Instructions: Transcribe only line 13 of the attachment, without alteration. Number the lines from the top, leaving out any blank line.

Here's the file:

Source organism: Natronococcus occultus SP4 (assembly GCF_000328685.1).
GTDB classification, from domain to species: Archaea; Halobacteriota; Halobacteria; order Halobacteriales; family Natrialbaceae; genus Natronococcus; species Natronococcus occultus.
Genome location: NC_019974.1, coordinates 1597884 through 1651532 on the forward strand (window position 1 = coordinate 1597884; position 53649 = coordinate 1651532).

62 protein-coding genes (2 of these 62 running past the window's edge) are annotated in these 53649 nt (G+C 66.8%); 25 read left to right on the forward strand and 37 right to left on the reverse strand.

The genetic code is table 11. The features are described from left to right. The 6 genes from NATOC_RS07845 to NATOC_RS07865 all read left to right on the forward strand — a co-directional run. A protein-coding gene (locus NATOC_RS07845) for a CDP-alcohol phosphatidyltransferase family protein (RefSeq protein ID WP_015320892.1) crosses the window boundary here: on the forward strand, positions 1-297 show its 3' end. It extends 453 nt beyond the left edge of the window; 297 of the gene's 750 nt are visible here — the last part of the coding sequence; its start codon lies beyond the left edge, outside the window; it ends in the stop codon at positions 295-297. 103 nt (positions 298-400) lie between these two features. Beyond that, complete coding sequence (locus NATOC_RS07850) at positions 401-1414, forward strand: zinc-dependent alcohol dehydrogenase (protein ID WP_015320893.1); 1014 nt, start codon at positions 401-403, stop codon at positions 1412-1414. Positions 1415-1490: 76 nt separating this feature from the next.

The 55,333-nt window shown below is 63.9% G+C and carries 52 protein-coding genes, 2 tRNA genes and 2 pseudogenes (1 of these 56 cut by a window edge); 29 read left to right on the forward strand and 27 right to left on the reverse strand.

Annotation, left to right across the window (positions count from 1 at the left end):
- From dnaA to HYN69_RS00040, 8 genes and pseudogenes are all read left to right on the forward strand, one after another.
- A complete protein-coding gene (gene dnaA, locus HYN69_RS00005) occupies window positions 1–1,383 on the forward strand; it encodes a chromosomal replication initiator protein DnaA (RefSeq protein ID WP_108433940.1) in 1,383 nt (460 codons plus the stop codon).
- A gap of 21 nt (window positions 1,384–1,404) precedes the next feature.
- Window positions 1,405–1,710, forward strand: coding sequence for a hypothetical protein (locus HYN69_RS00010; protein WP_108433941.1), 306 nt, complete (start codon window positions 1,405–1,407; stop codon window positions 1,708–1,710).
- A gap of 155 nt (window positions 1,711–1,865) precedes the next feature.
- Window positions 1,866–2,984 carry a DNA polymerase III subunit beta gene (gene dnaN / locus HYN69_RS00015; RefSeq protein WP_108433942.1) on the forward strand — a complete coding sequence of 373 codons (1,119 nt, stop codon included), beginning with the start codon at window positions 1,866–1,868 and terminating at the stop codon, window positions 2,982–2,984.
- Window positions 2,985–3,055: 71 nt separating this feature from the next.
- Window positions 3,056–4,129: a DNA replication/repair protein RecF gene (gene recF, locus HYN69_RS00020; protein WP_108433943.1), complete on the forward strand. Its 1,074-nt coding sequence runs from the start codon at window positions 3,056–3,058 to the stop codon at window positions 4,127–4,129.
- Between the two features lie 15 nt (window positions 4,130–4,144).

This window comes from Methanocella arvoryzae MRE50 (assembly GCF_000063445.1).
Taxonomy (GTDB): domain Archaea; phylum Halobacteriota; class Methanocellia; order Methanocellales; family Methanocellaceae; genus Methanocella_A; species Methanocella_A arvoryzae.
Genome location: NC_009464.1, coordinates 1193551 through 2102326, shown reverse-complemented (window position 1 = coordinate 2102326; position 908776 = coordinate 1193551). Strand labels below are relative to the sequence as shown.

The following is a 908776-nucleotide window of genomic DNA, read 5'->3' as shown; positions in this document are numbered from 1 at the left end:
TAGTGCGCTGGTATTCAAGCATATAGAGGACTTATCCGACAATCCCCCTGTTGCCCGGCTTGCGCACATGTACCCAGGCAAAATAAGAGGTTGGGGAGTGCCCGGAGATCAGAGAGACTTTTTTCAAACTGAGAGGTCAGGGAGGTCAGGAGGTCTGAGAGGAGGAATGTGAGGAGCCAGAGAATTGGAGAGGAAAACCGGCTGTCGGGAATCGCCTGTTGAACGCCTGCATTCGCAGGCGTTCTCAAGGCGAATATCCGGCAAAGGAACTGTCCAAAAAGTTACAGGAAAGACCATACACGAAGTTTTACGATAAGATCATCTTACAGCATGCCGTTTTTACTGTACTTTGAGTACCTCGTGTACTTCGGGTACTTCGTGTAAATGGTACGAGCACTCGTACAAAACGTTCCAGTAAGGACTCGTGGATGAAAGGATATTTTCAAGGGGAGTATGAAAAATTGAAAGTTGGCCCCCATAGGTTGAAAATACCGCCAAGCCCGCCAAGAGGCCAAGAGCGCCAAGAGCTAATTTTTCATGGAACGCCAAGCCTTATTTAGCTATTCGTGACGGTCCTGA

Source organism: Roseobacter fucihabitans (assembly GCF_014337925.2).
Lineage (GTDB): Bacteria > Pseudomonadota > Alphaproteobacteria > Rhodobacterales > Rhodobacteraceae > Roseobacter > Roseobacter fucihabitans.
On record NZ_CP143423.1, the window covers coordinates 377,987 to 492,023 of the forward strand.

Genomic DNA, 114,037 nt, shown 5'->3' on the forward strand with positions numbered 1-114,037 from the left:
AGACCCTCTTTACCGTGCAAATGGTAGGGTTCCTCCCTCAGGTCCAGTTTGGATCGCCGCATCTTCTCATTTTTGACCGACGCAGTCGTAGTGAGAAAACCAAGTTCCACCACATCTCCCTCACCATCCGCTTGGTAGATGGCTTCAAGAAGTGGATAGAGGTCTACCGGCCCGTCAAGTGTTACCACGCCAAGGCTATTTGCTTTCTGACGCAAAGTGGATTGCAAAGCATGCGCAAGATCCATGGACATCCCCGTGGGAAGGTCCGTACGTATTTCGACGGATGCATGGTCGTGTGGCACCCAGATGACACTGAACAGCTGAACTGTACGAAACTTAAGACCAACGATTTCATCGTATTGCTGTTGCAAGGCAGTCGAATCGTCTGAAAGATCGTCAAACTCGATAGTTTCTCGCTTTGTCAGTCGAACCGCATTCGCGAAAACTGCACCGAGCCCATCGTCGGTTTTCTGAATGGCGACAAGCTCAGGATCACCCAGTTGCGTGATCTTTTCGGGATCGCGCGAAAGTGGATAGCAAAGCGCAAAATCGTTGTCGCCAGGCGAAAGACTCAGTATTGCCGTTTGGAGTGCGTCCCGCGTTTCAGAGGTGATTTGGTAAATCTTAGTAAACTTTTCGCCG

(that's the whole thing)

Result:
- Window positions 1,866–2,984 carry a DNA polymerase III subunit beta gene (gene dnaN / locus HYN69_RS00015; RefSeq protein WP_108433942.1) on the forward strand — a complete coding sequence of 373 codons (1,119 nt, stop codon included), beginning with the start codon at window positions 1,866–1,868 and terminating at the stop codon, window positions 2,982–2,984.